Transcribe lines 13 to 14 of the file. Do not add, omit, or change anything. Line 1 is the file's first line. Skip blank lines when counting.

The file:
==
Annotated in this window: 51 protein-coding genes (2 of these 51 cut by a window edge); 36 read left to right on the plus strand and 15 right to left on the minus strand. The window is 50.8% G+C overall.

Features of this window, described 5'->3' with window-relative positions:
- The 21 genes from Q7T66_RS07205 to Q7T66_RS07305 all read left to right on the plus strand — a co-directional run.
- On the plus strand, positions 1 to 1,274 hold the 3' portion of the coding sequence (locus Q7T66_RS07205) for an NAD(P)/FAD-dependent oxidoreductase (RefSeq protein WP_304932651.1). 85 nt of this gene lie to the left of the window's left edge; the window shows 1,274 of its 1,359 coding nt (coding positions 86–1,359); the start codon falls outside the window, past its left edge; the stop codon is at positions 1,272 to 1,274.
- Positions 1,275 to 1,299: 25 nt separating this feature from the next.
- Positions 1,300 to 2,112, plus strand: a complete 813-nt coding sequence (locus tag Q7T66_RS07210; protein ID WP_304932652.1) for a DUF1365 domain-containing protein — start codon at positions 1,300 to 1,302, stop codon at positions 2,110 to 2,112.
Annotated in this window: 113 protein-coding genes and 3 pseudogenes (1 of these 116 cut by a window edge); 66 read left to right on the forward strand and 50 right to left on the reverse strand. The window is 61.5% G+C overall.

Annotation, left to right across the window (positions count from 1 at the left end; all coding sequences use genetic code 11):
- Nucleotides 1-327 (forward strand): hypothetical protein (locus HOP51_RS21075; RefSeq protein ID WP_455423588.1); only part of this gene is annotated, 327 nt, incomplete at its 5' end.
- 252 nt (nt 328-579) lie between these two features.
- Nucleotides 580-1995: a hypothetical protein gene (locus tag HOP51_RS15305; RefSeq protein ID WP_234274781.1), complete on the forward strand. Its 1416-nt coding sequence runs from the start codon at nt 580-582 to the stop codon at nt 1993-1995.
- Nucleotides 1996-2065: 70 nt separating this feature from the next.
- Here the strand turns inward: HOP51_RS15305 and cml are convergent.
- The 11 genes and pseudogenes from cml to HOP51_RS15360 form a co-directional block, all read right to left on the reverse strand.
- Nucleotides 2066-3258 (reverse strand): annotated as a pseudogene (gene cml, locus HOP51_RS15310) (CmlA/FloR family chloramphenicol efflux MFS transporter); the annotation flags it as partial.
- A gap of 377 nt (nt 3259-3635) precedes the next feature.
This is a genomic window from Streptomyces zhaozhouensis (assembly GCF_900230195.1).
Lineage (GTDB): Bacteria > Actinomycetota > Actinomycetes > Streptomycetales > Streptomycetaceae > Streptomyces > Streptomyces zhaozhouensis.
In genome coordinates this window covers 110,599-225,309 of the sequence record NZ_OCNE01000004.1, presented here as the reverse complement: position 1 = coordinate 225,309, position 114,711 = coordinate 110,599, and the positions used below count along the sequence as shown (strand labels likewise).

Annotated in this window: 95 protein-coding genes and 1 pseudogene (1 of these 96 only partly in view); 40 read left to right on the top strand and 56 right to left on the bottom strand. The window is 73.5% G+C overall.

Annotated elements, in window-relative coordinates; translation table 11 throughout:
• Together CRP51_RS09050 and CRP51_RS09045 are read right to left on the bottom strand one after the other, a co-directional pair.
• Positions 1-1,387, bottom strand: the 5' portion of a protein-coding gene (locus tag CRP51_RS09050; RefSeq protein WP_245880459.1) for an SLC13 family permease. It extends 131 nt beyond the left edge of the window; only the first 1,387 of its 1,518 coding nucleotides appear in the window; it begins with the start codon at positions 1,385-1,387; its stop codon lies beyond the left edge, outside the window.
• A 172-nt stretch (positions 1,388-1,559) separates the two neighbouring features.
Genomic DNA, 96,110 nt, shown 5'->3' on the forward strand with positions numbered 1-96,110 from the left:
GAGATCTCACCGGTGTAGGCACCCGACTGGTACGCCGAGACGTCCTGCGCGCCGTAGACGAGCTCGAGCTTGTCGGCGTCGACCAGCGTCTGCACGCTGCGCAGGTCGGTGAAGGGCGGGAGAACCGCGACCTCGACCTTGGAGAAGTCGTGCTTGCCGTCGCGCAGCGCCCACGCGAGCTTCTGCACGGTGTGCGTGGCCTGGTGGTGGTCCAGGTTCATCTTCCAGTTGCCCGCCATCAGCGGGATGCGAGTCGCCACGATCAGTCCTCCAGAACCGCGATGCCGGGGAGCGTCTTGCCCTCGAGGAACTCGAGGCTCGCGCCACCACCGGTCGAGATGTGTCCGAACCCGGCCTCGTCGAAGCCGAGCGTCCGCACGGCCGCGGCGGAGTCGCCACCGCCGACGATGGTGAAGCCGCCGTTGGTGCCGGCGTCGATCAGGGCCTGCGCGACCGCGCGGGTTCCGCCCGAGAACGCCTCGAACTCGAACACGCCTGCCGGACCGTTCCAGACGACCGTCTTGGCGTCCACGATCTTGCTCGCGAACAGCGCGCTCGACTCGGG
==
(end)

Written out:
- Here the strand turns inward: HOP51_RS15305 and cml are convergent.
- The 11 genes and pseudogenes from cml to HOP51_RS15360 form a co-directional block, all read right to left on the reverse strand.